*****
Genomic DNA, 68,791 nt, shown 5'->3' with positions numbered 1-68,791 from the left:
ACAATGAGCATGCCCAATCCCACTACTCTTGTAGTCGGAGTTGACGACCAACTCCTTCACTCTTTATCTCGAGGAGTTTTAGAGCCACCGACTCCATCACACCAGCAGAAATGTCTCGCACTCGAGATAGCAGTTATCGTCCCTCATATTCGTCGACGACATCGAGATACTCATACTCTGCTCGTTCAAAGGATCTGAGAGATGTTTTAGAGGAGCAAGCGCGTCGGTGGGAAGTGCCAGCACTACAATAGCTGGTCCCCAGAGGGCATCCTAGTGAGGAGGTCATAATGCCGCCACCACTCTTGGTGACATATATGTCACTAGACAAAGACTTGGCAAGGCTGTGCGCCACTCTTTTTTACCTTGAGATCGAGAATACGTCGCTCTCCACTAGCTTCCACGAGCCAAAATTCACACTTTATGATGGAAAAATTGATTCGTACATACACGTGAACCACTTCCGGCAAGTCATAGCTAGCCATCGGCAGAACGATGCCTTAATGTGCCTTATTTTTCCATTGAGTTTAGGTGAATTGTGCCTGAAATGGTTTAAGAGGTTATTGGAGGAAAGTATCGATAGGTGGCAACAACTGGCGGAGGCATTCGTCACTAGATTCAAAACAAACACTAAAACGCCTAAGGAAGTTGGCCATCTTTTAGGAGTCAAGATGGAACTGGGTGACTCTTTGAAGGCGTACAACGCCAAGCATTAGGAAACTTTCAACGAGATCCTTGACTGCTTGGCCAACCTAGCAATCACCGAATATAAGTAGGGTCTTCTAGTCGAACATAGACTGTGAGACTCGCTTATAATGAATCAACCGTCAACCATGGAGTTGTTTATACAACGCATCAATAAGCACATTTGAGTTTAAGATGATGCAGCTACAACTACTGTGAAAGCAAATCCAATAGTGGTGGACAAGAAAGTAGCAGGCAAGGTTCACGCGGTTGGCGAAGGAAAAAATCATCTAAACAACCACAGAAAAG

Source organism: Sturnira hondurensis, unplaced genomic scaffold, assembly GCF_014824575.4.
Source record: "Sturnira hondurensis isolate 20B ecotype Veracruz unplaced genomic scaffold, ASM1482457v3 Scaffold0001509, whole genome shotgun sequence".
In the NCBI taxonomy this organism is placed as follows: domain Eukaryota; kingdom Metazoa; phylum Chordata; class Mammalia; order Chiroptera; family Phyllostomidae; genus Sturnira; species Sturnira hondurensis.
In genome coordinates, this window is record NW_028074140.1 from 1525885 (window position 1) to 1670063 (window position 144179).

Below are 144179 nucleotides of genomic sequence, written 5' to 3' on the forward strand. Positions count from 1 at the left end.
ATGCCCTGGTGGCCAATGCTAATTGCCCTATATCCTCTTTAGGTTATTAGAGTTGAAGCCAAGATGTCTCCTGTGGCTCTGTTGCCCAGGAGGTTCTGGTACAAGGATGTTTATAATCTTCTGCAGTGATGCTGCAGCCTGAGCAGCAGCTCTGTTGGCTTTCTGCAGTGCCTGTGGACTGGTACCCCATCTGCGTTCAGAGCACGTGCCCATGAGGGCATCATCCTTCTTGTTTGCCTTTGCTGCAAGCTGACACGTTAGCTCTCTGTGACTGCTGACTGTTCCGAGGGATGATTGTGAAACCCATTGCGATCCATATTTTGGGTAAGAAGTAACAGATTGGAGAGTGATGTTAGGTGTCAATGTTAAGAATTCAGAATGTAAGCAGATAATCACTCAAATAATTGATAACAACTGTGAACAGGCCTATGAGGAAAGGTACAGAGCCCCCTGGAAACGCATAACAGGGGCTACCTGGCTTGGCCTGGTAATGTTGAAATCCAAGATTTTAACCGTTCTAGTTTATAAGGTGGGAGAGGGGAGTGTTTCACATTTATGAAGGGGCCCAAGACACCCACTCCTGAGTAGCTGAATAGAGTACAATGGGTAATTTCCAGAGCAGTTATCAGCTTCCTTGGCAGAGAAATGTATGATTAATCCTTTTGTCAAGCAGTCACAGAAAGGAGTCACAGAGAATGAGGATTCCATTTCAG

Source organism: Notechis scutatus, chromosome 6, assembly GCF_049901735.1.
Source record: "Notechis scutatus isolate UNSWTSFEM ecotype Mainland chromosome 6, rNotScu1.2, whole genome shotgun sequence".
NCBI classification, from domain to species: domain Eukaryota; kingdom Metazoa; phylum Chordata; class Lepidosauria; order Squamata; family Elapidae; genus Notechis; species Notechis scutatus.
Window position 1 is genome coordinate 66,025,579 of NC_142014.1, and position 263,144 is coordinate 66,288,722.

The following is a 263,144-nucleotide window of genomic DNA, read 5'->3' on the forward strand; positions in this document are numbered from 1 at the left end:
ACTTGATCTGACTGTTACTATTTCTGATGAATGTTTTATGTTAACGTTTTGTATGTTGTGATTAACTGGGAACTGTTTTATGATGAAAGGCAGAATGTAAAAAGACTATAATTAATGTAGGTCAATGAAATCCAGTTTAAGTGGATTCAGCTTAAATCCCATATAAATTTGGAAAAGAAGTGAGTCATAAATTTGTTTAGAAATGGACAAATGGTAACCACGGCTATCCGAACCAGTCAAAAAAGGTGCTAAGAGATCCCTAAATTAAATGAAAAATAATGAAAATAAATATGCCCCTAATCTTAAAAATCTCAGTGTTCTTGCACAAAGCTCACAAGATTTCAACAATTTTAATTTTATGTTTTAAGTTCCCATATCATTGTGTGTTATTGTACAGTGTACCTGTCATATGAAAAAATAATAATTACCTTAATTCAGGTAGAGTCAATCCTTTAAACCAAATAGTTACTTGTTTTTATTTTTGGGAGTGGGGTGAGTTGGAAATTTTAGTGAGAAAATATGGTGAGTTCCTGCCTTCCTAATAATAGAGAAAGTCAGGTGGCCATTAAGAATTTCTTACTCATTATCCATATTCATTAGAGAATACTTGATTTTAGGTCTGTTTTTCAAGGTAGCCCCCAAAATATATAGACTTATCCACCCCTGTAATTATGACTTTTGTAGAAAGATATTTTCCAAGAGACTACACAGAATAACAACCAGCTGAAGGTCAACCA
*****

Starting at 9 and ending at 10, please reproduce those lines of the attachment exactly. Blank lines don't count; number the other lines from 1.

Source organism: Notechis scutatus, chromosome 6, assembly GCF_049901735.1.
Source record: "Notechis scutatus isolate UNSWTSFEM ecotype Mainland chromosome 6, rNotScu1.2, whole genome shotgun sequence".